Abstract: We investigate and compare the performance of wavelength conversion for two different non-return-to-zero (NRZ) modulation formats at 40 Gb/s: on off keying (OOK) and differential phase-shift keying (DPSK). To achieve wide wavelength coverage and integrability, we use a dual pump scheme exploiting four-wave mixing in semiconductor optical amplifiers. For phase stability, we use a quantum-dash mode-locked laser (QD-MLL) as a multi-wavelength source for the dual pumps, with tunability provided by the output filter. The significant sidelobes of the DPSK spectrum (relative to OOK) require the balancing of the pump proximity to the original signal (facilitating high conversion efficiency) with the signal degradation from the pump spectrum overlapping the converted DPSK signal. We achieve a conversion efficiency near –3.6 dB for OOK and –5.4 dB for DPSK across a 12 nm tuning range with low input powers (1 dBm). We measure bit error rate (BER) and obtain error free transmission (BER < 10−9) with a power penalty less than 2 dB for OOK and 3 dB for DPSK.
Abstract: This paper studies constructing advanced effective materials using arrays of circular radially-anisotropic (RA) cylinders. Homogenization of such cylinders is considered in an electrodynamic case based on Mie scattering theory. The homogenization procedure consists of two steps. First, we present an effectively isotropic model for individual cylinders, and second, we discuss the modeling of a lattice of RA cylinders. Radial anisotropy brings us extra parameters, which makes it possible to adjust the desired effective response for a fixed frequency. The analysis still remains simple enough, enabling a derivation of analytical design equations. The considered applications include generating artificial magnetism using all-dielectric cylinders, which is currently a very sought-after phenomenon in optical frequencies. We also study how negative refraction is achieved using magnetodielectric RA cylinders.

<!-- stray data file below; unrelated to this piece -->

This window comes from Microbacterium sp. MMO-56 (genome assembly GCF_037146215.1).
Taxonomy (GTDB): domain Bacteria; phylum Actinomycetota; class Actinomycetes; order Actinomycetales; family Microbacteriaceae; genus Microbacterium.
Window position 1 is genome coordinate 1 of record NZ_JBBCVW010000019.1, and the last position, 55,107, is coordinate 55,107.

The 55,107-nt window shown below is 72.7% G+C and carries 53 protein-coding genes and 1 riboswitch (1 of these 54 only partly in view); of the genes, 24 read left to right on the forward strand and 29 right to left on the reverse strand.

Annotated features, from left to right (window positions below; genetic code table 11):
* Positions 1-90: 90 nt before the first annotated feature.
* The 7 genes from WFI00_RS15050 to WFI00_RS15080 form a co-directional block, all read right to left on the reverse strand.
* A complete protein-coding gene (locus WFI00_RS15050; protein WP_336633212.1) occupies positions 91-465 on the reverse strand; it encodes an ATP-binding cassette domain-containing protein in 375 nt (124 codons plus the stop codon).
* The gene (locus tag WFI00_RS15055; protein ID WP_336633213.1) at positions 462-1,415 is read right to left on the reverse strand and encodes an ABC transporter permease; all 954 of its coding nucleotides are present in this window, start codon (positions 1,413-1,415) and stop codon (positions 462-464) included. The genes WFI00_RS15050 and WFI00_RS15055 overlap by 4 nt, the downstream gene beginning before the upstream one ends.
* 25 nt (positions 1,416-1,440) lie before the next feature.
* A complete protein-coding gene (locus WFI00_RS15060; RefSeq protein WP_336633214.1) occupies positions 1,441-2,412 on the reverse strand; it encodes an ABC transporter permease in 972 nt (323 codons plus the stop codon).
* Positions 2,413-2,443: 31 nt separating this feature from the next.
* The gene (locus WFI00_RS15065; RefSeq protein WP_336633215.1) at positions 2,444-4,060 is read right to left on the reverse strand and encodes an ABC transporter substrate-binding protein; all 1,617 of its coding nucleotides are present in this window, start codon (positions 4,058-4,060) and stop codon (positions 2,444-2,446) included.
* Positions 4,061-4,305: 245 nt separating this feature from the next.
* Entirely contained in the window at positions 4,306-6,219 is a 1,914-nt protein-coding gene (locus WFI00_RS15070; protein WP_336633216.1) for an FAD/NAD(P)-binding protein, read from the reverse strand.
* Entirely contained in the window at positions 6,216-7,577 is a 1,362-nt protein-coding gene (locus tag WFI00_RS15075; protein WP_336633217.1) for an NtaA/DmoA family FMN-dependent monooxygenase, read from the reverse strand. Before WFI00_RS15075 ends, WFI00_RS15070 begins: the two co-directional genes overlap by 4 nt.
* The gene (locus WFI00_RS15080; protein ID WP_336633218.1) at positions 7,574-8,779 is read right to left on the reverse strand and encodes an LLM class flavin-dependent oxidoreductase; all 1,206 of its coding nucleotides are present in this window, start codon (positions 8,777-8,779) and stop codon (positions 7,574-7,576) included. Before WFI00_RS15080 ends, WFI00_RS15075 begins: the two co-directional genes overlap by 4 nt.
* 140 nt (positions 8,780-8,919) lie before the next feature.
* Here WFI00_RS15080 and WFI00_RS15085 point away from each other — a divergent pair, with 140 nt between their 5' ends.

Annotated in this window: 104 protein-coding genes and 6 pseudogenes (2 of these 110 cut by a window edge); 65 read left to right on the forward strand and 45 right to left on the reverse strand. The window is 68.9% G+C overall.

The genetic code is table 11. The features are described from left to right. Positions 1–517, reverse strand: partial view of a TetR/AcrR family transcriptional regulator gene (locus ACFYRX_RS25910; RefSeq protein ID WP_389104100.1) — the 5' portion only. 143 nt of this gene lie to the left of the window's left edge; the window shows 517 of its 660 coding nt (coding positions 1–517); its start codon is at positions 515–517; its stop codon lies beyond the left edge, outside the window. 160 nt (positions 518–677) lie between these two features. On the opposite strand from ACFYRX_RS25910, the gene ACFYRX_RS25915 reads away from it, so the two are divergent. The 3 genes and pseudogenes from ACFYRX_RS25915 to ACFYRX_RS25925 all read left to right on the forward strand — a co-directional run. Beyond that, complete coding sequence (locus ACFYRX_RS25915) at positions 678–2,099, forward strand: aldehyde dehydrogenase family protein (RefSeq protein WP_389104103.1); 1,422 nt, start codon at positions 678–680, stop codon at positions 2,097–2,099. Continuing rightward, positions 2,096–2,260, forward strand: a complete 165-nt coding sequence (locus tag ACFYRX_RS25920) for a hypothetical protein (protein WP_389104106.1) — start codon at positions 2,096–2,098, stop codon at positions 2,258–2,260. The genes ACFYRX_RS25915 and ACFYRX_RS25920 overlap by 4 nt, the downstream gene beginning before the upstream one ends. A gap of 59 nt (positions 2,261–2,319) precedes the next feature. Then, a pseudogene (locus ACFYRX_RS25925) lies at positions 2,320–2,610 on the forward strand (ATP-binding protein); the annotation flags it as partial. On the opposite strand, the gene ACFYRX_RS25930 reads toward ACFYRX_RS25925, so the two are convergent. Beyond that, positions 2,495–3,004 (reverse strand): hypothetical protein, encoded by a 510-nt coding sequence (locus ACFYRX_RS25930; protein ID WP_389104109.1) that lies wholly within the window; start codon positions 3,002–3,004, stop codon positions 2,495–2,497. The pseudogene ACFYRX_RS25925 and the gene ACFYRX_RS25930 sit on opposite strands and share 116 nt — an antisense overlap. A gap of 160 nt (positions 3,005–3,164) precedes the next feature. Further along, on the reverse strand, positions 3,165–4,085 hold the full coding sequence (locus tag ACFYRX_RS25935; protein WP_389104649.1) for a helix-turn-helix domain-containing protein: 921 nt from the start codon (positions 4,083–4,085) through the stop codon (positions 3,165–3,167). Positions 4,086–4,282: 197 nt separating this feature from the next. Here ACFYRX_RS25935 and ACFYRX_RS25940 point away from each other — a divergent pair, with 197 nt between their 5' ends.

Abstract: On-chip nonreciprocal light transport holds a great impact on optical information processing and communications based upon integrated photonic devices. By harvesting gain-saturation nonlinearity, we recently demonstrated on-chip optical asymmetric transmission at telecommunication bands with superior nonreciprocal performances using only one active whispering-gallery-mode microtoroid resonator, beyond the commonly adopted magneto-optical (Faraday) effect. Here, detailed theoretical analysis is presented with respect to the reported scheme. Despite the fact that our model is simply the standard coupled-mode theory, it agrees well with the experiment and describes the essential one-way light transport in this nonreciprocal device. Further discussions, including the connection with the second law of thermodynamics and Fano resonance, are also briefly made in the end.